Please Note: This post has been updated. Please view the new device for testing here
In this post, I’ll be showing you how to Measure Breath Ketones using the cheap breathalyser shown below instead of a ketonix (or blood ketone meter).
Some of the links below are affiliate links, meaning, at no additional cost to you, I will earn a commission if you click through a make a purchase.
What Is A Breathalyser?
This simple device is what’s called a “breathalyzer”. It’s used to measure the alcohol in your breath by blowing into a sensor, and it gives you a reading in grams per 100ml. In Australia, having an alcohol reading of 0.05g/100ml or higher is considered illegal to drive a motor vehicle.
This device usually goes on eBay for around $10. This super cheap device runs on 3 X AAA batteries and gives you an accurate reading very quickly.
What Is A Ketonix?
A ketonix is a device that measures ketones in your breath. The ketones in your breath is not the same as the ketones measured in blood. Breath ketones are a real-time indicator of using fat as fuel, which is a huge advantage compared to measure urine or blood ketones.
They are very expensive, ranging up to 239.00 USD. This makes the breathalyzer look like a very good option.
What Is Acetone and why is it important?
Acetone as a substance outside of the body is a colourless, volatile, flammable liquid, and is the simplest ketone. Whilst in the body, it is produced by your body whilst in ketosis and used as energy, exactly the same as beta-hydroxybutyrate, commonly known as BHB (usually bound to salts which are also called BHB salts).
If you don’t already know, ketones are used by the body when carbohydrate is restricted, and fat is being burned for fuel.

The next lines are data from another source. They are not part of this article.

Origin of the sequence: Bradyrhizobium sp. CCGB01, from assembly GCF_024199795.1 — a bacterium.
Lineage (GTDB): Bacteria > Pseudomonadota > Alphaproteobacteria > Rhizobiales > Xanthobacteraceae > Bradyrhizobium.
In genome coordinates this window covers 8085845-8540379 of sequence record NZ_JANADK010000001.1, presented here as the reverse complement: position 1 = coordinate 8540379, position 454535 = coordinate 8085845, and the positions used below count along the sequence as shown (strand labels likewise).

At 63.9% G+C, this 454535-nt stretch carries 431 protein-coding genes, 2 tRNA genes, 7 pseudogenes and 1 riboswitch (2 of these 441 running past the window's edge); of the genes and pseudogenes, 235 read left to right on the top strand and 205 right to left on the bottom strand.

How Does It All Work?
You’re probably wondering how this all works.
The device listed here, and most other cheap breathalyzers, cannot tell the difference between alcohol or acetone (ketone). The reason why this occurs is that of the sensor that is used within the device.
There are two different types of sensors housed within breathalyzers:
- Semiconductor Sensor (CHEAP). A semiconductor sensor electronically oxidizes alcohol by using a tin-oxide substance. The measured current is an indication of the amount of alcohol (or acetone) that is being reacted in the individual’s breath.
- Fuel Conductor Sensor (EXPENSIVE – USED BY POLICE). Fuel cell breathalyzers contain two platinum electrodes with a permeable acid-electrolyte material is inserted in between. When exhaled air flows past one side of the fuel cell, the platinum instantly oxidizes the alcohol present in the air and generates acetic acid, electrons, and protons.
BREATHALYSER – https://goo.gl/QEZM5Z (eBay Australia)
If you’re interested in getting a blood ketone meter for free, CLICK HERE.
Why measure ketones?
You’re probably wondering if you should measure ketones. The answer is generally only if you’re looking to target specific aspects of the ketogenic diet benefits. If you’re looking how to measure ketosis, then I’ll provide a list of ketone measurement ranges below.
What Are The Optimal Ketone Levels For A Ketogenic Diet?
I’ll list some of the levels below to make it clear for you:
*Keep in mind that the measurements in acetone would be mmol/L which is the same as the setting that shows you g/100ml of alcohol. The video shows you a more detailed version of this.
Improved Athletic Performance / Weightloss:
Improved Mental Performance:
1.5mmol/L – 3mmol/L
3mmol/L – 6mmol/L
Therapeutic ketosis would be to manage the following items:
GOOD SCIENTIFIC EVIDENCE
- Diabetes mellitus
- Weight loss
- Polycystic ovary syndrome (PCOS)
- Irritable bowel syndrome (IBS)
- GERD and heartburn
- Non-alcoholic fatty liver disease (NAFLD)
THERE IS ALSO REASONABLE EVIDENCE TO PROVE THE FOLLOWING:
- Alzheimer’s disease
- Parkinson’s disease
- Schizophrenia, bipolar and other mental illnesses
- Narcolepsy and other sleep disorders
- Exercise performance
EMERGING AREAS THAT REQUIRE FURTHER INVESTIGATION
- Chronic pain
- Traumatic brain injury
- Gum disease and tooth decay
- Amyotrophic lateral sclerosis (ALS)
- Multiple sclerosis (MS) and Huntington’s disease
- Kidney disease
- Restless leg syndrome (RLS)
- Alopecia and hair loss
- GLUT1 deficiency syndrome
This post contains affiliate links, but all opinions are my own. I may earn money if purchases are made through links (at no additional cost to you) which helps support this site and keep the content free.